Graffiting, stealing, trespassing, gross vandalism, fighting… I was also the kid who’d sit in the back of the classroom and through pencils into the ceiling tiles just to see if I could get others to do it, too. Friday nights were mine to break out of the house and sneak up 24th Street to graffiti innocent walls, and Saturdays were for the garage down the alley, where there was a cache of lumber that I cajoled friends into helping me, um, “liberate.” We built a fort, and later re-purposed the wood for my bedroom in the basement. One of my favorite pasttimes was sneaking across lawns around the neighborhood without getting caught by the pit bulls or dealers or old men who lived in those houses, while teachers at school dreaded my lack of self-application. That seemed like their favorite line: “If you’d only apply yourself…”
Like I wrote last time, I did apply myself; only as a thorn in the side of adults around me. I was 15 when I tried to join the environmental club at my high school. The science teacher who ran it quickly let me know I couldn’t join because my grades were too low. I knew that was bunkus, mostly because I lived in a neighborhood that was filled with environmental contamination and a bad, bad track record of only getting worse, not better. So I decided to create my own environmental club. I wrote a manifesto and borrowed the photocopier at the local church to make the copies that I handed out to every single adult in the school. In my vision, the North Environmental Action Team would be an after school activity for students from the neighborhood to fight their own problems. My high school was a magnet school where the majority of white students were bused in from another part of the city; students from my neighborhood were mostly low-income whites and African Americans. Well, the North Environmental Action Team, or NEAT, never found an adult sponsor in the school. It wasn’t for lack of trying: I talked to every adult there. But that didn’t deter us. Instead, there were several guerrilla activist projects we did, including clearing the dumpsters of recyclables and giving the principal Earth Day greeting cards made of cardboard with 500+ student signatures on them. And maybe a little eco-centric graffiti here and there.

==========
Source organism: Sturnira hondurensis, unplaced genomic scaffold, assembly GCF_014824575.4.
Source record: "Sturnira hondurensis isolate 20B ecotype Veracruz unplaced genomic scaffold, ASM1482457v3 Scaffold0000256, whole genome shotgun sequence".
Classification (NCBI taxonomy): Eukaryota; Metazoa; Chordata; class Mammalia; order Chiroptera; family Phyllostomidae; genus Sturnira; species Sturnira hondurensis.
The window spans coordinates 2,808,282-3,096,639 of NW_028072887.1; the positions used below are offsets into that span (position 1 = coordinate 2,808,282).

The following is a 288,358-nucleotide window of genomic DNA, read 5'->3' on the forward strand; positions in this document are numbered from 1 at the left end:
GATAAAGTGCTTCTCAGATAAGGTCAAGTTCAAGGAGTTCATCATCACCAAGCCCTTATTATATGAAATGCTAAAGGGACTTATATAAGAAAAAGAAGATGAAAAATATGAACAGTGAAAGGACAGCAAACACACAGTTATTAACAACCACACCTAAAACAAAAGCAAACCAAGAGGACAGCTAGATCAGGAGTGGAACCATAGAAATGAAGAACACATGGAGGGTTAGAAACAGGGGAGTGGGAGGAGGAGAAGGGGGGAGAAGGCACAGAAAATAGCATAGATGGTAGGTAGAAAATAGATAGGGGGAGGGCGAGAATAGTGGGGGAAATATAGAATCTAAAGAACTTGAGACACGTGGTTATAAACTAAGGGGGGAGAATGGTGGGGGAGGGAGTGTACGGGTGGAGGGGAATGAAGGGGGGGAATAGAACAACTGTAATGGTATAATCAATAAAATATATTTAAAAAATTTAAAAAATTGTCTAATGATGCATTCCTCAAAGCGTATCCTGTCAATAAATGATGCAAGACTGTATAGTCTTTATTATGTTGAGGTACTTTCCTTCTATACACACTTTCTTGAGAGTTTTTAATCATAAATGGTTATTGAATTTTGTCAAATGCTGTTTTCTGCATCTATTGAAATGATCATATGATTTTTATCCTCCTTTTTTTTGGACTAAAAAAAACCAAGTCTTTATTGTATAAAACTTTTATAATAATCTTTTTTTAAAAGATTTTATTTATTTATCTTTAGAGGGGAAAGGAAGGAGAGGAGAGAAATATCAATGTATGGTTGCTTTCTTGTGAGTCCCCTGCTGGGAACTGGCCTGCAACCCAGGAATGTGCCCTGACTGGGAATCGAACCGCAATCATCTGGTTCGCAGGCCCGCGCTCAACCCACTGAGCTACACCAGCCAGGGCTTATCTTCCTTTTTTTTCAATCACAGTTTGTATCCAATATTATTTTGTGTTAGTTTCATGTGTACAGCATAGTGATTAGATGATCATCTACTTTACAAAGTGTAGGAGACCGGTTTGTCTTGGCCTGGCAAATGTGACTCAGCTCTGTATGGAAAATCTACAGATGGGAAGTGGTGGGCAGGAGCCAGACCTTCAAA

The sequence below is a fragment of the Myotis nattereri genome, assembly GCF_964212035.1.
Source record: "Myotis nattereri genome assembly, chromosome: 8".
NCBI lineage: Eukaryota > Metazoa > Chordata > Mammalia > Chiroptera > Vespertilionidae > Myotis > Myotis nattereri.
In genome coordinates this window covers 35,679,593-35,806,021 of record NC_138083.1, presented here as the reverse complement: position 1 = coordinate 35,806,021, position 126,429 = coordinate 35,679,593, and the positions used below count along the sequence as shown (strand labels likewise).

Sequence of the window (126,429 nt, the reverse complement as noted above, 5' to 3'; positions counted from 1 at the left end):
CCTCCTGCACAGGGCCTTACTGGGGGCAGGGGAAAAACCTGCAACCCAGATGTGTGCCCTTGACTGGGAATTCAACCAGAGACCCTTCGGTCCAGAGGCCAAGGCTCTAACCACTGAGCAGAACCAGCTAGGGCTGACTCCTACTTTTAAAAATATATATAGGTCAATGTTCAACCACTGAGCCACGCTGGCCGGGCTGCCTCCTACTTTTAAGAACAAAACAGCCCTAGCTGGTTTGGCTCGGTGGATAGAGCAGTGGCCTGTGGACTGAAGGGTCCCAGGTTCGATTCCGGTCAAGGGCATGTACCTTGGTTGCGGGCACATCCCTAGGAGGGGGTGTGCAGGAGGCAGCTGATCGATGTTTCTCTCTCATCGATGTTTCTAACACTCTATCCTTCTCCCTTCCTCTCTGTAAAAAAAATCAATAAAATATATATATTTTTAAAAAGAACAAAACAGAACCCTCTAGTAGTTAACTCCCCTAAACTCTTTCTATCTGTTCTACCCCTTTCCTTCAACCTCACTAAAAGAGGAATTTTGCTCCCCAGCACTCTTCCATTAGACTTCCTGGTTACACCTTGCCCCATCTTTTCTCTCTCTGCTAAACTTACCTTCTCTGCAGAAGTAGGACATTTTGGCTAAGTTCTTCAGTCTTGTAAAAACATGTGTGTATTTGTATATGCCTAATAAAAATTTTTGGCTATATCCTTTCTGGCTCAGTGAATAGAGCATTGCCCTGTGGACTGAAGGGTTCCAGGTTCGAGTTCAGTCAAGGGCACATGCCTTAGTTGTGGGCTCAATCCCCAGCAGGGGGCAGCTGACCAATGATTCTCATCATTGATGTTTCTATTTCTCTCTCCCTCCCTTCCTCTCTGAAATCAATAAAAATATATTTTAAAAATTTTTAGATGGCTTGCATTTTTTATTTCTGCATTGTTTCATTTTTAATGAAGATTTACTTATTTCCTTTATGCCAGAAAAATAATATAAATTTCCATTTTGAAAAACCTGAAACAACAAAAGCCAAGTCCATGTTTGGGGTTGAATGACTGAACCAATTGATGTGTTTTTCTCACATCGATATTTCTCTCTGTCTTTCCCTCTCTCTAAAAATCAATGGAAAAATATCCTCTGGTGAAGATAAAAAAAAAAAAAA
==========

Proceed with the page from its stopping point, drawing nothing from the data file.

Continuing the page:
The reason I wanted to “revisit” my notion of “that kid” is that I’m afraid I made out myself to be something other than I was. In simple reality I was just another young person who was trying to make it through difficult circumstances. In my prattling off a list of friends, I neglected to mention all the adults who made a difference in my life when I was young. There was Idu Maduli and Laura Partridge-Nedds, both of whom I worked with in a drama program called “You’re The Star,” and who gave me the motivation I needed to work with young people for the rest of my life. There were ministers, too, like Helen and Steve and Jamie. My parents’ friends kept me in line, especially Tracy’s mom, Betty, and when I was young, Kal’s mom, who called me “Trouble” from the age I was 12. All these adults, and so many more, helped me through my younger years. My dad’s friend Chuck took me to my first play and helped me audition for my first theater performance.
All this is to say that I can’t paint a decisive picture of my own youth in own blog entry. This was a little more info to say that just like all of us, the sum of the whole is greater than its individual parts. Its important to remember this when we think of engaging youth, especially that kid.